When my husband Richard and I worked with an architect to design the passive solar house where we now live, we were less concerned about the architectural style and more concerned that the house be healthy, which we defined in part as "connected to the out-of-doors" and "comfortable without fuss or excessive energy use." Hence its open, airy spaces lit by abundant natural light, the large south-facing windows framing views of the peaks rising over town, and the sliding-glass doors throughout that invite movement between the house and yard.
After reading Dr. Esther Sternberg's Healing Spaces: The Science of Place and Well-Being, I understand more about the intuitive design decisions we made. Without consciously realizing it, Richard and I designed a space that is healing in the most fundamental sense, a house that makes us feel good just to live there.
"There is a turning point in the course of healing when you go from the dark side to the light, when your interest in the world revives and when despair gives way to hope," writes Sternberg in the opening paragraphs of Healing Spaces. "As you lie in bed, you suddenly notice the dappled sunlight and no longer turn your head and shield your eyes. You become aware of birdsong outside the window and the soothing whir of the ventilation system down the hall... This is when the destructive forces of illness give way to healing." That impulse toward healing, she notes, comes from within. "But do our surroundings, in turn, have an effect on us? Can the spaces around us help us heal?"
This beautifully written, intensely informative book answers those questions, and along the way, gives animated descriptions of our immune system mobilizing to heal a wound, our eyes taking in information about what we see and transmitting those images to our brains. Sternberg describes how we hear, smell, taste and feel, and then how these senses work with the brain in healing—the actual physiological "belief response"—and with the biology of the hormones that promote healing. She also portrays the personalities behind the science of health and healing (many of whom, by the way, are women) and the history of their discoveries.
Sternberg tells a good story, so even though Healing Spaces is not a light read, it is compelling. Here she pictures how our immune system repairs an incision:
When cells die, they release their contents, including chemicals that call living cells to the site. The cells they summon—white blood cells shaped like irregular spheres, called monocytes—have been happily floating through the bloodstream. Now they begin to assume a different shape, and no longer float smoothly through the blood but collide with the inner surface of the vessels. As they bump and roll along, they produce proteins on their surface that make them stick to the blood vessel walls. And then, like some primordial fish taking its first tentative steps onto land, they change shape even more. Bits of their surface reach out, like feet, and they begin to crawl and ooze, first along the blood vessel, and then through cracks between the cells that make the vessel lining. They use their foot-like extensions, called pseudopods, to crawl through the tissues beneath the blood vessel, toward the wound, drawn inexorably by the scent of the chemicals released by the dying cells.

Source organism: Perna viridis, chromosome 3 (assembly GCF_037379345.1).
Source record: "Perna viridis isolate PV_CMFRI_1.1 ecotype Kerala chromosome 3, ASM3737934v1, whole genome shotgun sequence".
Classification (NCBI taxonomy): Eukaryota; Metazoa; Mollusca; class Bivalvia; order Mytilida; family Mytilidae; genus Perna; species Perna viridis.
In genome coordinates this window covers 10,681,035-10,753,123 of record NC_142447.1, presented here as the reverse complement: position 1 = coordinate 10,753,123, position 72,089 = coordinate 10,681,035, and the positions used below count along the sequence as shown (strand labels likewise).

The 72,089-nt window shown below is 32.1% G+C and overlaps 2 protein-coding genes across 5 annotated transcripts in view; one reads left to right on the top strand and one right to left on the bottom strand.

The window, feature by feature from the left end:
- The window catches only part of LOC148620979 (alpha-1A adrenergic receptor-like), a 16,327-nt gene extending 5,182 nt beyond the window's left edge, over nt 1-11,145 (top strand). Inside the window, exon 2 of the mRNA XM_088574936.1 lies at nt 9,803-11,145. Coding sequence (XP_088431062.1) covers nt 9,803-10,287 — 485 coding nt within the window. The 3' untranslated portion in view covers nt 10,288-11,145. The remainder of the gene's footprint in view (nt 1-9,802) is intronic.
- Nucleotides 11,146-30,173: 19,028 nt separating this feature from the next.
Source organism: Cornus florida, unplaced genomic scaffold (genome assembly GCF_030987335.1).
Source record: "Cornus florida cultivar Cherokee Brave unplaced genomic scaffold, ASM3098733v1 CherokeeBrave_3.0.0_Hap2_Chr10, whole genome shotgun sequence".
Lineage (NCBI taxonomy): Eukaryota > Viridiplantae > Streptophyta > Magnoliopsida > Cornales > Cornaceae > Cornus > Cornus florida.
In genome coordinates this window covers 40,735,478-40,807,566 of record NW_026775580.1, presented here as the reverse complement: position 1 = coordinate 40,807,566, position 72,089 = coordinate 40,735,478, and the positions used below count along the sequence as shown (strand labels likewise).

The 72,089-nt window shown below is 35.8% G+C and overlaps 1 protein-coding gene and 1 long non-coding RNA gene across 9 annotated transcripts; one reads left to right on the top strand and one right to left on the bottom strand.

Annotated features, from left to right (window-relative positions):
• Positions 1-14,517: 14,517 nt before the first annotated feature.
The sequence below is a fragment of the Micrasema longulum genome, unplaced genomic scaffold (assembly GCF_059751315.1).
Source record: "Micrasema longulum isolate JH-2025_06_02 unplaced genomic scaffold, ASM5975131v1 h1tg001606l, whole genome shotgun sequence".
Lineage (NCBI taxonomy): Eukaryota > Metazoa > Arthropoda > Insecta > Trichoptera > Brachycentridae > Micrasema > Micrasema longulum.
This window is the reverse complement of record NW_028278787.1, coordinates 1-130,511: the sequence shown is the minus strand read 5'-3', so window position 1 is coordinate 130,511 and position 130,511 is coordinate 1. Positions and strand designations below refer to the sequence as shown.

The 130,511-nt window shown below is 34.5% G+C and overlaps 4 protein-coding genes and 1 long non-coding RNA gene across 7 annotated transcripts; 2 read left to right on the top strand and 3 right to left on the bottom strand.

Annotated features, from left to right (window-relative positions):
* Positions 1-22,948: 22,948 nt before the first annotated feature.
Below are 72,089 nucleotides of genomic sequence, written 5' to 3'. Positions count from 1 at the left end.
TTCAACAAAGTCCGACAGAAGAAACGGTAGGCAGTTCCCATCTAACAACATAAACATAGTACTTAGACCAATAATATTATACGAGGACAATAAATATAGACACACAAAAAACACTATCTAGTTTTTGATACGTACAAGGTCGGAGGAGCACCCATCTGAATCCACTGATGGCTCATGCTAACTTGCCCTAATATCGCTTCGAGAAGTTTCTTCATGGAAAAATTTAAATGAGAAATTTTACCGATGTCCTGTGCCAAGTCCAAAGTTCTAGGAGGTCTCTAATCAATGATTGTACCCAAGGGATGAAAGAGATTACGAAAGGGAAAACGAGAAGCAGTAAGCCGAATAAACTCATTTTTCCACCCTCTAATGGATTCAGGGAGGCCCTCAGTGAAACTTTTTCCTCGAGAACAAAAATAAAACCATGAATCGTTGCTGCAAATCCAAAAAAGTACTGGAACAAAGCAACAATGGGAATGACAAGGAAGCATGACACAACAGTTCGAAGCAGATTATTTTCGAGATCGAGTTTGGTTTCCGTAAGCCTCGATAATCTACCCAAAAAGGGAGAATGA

Who knew that cells could be so, well, lively? Sternberg has an extraordinary ability to make science come alive and to describe how our bodies and brains work at the basic level. And her conclusions about how spaces as large as whole cities or as small as individual rooms—or our own brains—affect all aspects of health and healing, whether obesity or cancer, are illuminating.
As I said, Healing Spaces is not a quick read. This is a book to savor: read a bit, let it digest, and then read more. You'll reach the end understanding yourself more fully, inside and out, and with a richer sense of the ways you and your environment interact and how these interactions affect your life and health.
Esther M. Sternberg, M.D., received her M.D. and rheumatology training at McGill University, Montreal, Canada, and was on the faculty of Washington University, St. Louis, prior to joining the National Institutes of Health in 1986. Dr. Sternberg is internationally recognized for her discoveries in brain-immune interactions and the brain's stress response in diseases including arthritis: the science of the mind-body interaction. She is also the author of The Balance Within: The Science Connecting Health and Emotions. She has been featured on numerous radio and television programs, including PBS's "The New Medicine" and "Life Part II", NPR's "Speaking of Faith" and, in 2009, created and hosted a PBS special based on her books, "The Science of Healing." See the preview for her PBS show, "The Science of Healing."
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